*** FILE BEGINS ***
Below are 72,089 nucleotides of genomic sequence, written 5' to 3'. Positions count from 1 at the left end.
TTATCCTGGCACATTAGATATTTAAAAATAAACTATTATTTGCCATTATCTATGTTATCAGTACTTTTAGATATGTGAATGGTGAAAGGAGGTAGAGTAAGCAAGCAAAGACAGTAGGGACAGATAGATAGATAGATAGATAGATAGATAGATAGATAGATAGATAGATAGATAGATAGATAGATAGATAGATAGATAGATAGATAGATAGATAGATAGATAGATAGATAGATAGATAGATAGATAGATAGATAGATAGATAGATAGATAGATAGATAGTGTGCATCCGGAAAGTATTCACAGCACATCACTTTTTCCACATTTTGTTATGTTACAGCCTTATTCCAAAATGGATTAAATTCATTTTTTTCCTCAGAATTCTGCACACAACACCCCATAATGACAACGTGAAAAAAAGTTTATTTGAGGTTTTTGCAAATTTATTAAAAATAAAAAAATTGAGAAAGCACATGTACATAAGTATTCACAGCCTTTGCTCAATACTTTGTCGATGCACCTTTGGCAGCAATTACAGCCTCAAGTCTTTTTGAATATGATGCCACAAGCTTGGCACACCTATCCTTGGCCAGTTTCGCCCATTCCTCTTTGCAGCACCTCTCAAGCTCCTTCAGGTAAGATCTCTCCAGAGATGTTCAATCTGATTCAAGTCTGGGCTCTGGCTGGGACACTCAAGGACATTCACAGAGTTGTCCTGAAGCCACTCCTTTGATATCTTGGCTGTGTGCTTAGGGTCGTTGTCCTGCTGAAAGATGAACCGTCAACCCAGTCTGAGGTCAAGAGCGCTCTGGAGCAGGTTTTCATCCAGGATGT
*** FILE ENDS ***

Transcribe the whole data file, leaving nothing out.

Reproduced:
Below are 72,089 nucleotides of genomic sequence, written 5' to 3'. Positions count from 1 at the left end.
TTATCCTGGCACATTAGATATTTAAAAATAAACTATTATTTGCCATTATCTATGTTATCAGTACTTTTAGATATGTGAATGGTGAAAGGAGGTAGAGTAAGCAAGCAAAGACAGTAGGGACAGATAGATAGATAGATAGATAGATAGATAGATAGATAGATAGATAGATAGATAGATAGATAGATAGATAGATAGATAGATAGATAGATAGATAGATAGATAGATAGATAGATAGATAGATAGATAGATAGATAGATAGATAGATAGATAGATAGATAGTGTGCATCCGGAAAGTATTCACAGCACATCACTTTTTCCACATTTTGTTATGTTACAGCCTTATTCCAAAATGGATTAAATTCATTTTTTTCCTCAGAATTCTGCACACAACACCCCATAATGACAACGTGAAAAAAAGTTTATTTGAGGTTTTTGCAAATTTATTAAAAATAAAAAAATTGAGAAAGCACATGTACATAAGTATTCACAGCCTTTGCTCAATACTTTGTCGATGCACCTTTGGCAGCAATTACAGCCTCAAGTCTTTTTGAATATGATGCCACAAGCTTGGCACACCTATCCTTGGCCAGTTTCGCCCATTCCTCTTTGCAGCACCTCTCAAGCTCCTTCAGGTAAGATCTCTCCAGAGATGTTCAATCTGATTCAAGTCTGGGCTCTGGCTGGGACACTCAAGGACATTCACAGAGTTGTCCTGAAGCCACTCCTTTGATATCTTGGCTGTGTGCTTAGGGTCGTTGTCCTGCTGAAAGATGAACCGTCAACCCAGTCTGAGGTCAAGAGCGCTCTGGAGCAGGTTTTCATCCAGGATGT